There's More to the Hot Housing Market than Buying and Selling
Home values - and prices - continue their upward trajectory. It's proving to be irresistible for many homeowners who are selling during this hot market, but there are other options to consider before sticking a "For Sale" sign in your yard. Let's talk about home equity line of credit (HELOC) and how you can put that to work for your home - and family. Since I’m not a credentialed financial advisor, the answers (observations) I give are strictly my opinion.
Today’s housing market has created quite a quandary for folks on both ends of the spectrum – buyers and sellers. Nationally, home prices appreciated in value 19.1% between January 2021 and January 2022, according to CoreLogic. That’s a whole lot of equity - about $9.9 trillion - that could be utilized for one reason or another even after retaining 20% equity in the home.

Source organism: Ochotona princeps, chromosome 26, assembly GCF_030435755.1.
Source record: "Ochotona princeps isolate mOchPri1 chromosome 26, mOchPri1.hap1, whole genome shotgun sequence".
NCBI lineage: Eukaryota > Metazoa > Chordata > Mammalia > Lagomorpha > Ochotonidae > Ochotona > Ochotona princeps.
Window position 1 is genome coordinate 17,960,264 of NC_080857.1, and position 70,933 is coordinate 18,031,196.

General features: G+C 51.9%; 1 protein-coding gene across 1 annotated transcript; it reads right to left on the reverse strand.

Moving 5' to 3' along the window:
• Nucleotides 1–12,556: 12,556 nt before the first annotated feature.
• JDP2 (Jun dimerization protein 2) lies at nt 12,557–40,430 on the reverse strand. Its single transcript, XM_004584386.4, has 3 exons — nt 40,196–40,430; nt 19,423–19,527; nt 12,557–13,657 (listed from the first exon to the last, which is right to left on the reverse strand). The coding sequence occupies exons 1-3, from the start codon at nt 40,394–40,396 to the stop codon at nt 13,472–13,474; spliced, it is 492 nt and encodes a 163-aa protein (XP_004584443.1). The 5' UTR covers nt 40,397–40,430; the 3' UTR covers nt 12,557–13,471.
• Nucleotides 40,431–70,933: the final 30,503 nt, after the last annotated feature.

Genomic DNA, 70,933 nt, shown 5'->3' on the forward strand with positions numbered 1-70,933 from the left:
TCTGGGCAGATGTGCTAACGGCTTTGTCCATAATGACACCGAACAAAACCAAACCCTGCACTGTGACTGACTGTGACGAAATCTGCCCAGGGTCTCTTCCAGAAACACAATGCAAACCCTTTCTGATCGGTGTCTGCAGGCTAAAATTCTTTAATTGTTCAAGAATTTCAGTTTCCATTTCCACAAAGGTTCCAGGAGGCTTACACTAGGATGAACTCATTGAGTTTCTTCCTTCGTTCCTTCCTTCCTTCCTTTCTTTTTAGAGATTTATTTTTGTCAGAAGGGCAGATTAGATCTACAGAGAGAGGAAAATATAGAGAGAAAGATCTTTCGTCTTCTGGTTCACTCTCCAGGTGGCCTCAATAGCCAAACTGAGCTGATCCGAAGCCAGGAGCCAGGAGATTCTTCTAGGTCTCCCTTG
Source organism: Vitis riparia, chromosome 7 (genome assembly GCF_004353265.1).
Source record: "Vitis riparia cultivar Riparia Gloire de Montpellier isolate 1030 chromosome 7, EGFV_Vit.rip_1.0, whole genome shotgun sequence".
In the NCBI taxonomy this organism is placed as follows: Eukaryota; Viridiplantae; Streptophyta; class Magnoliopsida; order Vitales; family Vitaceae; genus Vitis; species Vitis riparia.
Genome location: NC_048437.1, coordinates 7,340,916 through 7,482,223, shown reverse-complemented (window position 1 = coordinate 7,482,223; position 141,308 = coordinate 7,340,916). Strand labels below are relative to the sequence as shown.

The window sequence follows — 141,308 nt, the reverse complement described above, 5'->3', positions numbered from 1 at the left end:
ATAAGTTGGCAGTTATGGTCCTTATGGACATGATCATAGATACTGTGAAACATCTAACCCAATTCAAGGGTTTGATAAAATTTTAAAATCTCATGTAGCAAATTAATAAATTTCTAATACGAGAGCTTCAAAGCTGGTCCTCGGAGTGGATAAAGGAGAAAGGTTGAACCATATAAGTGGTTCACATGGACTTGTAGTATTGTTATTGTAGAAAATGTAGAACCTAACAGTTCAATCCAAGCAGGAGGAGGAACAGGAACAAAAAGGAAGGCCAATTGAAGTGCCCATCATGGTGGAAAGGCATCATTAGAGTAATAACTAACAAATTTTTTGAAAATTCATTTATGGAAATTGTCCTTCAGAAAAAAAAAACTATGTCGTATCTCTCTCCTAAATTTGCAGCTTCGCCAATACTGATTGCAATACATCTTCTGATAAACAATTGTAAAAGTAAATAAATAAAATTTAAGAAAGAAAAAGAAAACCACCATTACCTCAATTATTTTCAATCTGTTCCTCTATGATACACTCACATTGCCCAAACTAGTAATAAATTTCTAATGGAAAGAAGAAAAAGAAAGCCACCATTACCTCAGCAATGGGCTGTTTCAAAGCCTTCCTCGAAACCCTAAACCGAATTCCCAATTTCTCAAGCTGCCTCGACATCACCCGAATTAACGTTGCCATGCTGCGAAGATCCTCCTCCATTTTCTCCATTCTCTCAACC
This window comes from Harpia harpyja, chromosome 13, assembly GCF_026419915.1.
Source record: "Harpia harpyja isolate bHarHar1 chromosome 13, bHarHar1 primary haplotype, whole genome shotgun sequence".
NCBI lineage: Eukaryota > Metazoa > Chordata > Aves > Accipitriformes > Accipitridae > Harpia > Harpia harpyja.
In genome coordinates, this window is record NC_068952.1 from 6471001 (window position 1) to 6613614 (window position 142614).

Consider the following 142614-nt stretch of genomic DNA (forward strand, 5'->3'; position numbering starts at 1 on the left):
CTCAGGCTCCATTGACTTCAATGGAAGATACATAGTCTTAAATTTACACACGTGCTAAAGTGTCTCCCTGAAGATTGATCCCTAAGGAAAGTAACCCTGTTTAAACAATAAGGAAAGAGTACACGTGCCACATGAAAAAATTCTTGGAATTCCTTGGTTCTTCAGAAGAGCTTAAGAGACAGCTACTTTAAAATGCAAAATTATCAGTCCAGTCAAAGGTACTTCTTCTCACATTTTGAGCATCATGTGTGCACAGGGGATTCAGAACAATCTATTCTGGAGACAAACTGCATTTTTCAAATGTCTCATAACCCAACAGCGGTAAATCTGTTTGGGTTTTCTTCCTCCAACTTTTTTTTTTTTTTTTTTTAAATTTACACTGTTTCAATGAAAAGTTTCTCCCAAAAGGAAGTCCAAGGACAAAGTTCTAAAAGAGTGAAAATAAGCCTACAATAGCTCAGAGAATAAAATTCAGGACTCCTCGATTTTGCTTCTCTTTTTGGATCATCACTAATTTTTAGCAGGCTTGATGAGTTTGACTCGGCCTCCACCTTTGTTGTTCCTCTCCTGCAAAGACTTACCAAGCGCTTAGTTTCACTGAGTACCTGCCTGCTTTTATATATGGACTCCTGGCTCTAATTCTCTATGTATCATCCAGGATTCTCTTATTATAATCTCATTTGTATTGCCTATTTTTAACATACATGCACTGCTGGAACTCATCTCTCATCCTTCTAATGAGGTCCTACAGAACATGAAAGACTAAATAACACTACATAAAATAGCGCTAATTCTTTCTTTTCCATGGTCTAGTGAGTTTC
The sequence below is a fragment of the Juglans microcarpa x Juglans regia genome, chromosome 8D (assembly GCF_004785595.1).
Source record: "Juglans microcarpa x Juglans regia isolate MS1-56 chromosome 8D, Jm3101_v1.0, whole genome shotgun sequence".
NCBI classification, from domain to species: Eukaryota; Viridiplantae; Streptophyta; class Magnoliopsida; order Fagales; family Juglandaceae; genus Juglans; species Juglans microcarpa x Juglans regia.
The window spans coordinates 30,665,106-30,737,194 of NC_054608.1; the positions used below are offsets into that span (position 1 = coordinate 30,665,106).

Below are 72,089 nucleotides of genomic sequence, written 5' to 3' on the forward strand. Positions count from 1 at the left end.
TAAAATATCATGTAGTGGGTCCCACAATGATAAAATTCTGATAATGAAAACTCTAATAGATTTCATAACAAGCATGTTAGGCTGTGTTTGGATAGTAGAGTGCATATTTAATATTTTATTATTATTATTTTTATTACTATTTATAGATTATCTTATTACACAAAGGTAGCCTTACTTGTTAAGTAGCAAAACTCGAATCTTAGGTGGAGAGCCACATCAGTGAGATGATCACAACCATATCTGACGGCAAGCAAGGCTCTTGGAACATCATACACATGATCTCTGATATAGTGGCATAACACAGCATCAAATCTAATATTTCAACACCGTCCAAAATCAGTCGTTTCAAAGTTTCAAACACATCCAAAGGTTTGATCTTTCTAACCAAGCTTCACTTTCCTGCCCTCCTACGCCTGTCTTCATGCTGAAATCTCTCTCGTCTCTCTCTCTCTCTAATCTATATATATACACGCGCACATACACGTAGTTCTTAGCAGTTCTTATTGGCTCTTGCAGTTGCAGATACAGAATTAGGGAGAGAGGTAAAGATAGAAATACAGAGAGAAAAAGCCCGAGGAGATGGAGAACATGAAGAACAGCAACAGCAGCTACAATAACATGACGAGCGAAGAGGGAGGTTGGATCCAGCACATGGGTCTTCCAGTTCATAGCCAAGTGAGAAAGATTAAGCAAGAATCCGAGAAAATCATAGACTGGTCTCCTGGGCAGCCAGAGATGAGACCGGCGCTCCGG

When you sell a house for an inflated price, you often have to turn around and buy - or rent - for an inflated price. But, there's a third choice - and it's an intriguing one: In today’s world of mind-boggling home value appreciation, you can capitalize on your equity through a home equity loan, a cash-out refinance, or a home equity line of credit (HELOC) and use the proceeds for something other than buying a new home.
A fourth choice, of course, is to do nothing and ride the valuation wave upward until it reaches a pinnacle (and it will reach a pinnacle).
Those decisions, of course, depend in large part on a family’s personal financial situation and, of course, risk tolerance. Let's analyze the options.
Selling & Buying (or Renting)